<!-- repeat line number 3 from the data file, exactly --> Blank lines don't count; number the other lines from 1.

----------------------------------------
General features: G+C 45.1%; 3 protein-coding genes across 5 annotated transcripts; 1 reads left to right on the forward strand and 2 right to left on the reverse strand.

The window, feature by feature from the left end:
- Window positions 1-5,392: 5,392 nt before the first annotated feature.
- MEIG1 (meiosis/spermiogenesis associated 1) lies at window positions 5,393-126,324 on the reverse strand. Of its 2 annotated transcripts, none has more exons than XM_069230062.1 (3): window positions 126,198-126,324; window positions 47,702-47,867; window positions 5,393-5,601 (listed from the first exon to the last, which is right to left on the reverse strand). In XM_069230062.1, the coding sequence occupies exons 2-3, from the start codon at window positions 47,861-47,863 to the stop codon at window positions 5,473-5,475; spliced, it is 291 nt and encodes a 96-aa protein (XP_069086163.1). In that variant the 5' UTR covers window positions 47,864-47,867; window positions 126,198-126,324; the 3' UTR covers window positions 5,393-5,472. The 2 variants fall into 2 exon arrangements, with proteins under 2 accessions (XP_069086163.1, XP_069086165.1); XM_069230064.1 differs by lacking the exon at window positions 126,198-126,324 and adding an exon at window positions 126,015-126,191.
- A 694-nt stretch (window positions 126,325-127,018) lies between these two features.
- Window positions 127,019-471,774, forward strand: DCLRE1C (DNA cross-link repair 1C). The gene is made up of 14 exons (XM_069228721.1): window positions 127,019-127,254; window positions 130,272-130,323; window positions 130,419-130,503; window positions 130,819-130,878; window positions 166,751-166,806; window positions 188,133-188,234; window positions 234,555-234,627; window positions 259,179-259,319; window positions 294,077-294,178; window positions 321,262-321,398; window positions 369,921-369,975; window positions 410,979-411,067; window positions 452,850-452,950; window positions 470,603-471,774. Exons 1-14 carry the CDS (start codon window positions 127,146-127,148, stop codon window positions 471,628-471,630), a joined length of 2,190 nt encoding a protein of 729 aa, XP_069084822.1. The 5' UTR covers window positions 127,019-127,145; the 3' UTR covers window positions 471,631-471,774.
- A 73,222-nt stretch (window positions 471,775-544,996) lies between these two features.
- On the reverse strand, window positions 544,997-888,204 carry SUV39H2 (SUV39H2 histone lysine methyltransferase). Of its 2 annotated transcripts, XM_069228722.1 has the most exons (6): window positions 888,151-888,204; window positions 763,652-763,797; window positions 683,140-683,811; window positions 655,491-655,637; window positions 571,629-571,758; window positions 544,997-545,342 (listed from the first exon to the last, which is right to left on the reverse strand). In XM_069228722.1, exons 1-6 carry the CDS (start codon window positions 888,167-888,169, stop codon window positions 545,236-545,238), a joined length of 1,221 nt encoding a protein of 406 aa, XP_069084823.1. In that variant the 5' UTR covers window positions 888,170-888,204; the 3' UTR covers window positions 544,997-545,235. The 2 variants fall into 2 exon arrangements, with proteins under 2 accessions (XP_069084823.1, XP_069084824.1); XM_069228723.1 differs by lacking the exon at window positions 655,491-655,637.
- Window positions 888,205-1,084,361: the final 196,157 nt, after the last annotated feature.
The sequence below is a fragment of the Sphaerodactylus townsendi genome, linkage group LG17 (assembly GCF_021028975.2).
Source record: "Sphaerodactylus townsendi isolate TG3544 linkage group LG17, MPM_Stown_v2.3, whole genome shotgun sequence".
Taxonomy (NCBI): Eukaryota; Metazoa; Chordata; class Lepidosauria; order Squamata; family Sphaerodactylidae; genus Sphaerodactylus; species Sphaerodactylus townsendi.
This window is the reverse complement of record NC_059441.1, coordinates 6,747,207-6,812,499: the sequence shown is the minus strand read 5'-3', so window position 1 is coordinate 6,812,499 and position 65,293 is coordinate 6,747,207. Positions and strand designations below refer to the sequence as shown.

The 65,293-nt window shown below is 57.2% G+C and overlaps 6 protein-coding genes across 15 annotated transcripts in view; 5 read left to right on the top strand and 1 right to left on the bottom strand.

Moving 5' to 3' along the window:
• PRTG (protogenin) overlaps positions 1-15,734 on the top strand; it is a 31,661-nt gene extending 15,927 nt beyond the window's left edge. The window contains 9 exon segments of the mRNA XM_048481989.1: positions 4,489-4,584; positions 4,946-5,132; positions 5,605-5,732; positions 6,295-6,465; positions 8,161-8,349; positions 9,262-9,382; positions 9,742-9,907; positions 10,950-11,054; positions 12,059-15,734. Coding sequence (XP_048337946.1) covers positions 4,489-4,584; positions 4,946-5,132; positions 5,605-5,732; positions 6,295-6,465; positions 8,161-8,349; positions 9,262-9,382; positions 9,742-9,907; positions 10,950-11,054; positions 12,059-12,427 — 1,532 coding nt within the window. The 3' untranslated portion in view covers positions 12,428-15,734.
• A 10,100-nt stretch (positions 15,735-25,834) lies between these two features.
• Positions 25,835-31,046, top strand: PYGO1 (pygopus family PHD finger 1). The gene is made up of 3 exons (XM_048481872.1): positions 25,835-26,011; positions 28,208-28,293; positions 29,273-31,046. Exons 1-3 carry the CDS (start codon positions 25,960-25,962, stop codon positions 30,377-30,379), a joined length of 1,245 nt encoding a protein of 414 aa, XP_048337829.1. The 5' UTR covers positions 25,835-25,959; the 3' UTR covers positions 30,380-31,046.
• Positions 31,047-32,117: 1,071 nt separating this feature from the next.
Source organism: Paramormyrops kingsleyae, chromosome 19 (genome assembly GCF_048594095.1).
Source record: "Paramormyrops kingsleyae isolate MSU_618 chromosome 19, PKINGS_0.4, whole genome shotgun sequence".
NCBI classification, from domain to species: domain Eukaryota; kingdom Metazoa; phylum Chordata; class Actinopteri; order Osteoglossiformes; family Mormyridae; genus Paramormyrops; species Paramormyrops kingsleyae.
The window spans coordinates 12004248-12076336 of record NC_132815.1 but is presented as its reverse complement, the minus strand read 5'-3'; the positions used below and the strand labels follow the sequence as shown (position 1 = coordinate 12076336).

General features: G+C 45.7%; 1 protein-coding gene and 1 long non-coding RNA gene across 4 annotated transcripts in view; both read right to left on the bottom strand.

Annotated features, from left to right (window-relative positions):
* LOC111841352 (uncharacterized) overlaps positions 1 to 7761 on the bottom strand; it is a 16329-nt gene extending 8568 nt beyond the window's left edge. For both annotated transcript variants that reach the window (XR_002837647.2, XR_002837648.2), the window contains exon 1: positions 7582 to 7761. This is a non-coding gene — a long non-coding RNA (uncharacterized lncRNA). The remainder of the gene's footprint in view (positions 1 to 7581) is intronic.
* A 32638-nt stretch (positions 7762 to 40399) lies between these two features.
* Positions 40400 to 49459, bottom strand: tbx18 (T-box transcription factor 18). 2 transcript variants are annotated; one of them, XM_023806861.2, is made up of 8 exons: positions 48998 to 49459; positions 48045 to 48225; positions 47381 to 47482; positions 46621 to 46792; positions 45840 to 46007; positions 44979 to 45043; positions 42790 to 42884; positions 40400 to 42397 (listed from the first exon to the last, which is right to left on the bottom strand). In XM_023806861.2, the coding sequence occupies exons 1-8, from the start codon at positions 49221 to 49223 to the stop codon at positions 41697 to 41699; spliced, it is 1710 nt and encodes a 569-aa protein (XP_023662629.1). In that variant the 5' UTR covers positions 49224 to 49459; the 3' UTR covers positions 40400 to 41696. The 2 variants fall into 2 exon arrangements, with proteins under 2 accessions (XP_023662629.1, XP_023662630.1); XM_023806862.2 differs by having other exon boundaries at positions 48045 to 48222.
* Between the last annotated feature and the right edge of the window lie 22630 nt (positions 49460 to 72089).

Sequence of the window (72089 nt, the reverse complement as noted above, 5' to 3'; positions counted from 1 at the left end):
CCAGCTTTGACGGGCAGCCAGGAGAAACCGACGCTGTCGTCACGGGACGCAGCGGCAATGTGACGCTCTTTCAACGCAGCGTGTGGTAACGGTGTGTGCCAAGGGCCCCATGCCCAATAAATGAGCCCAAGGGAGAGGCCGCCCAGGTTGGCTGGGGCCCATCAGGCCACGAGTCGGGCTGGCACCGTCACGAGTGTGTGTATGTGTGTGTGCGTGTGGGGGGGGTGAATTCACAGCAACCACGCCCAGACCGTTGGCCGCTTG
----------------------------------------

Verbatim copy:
- Window positions 1-5,392: 5,392 nt before the first annotated feature.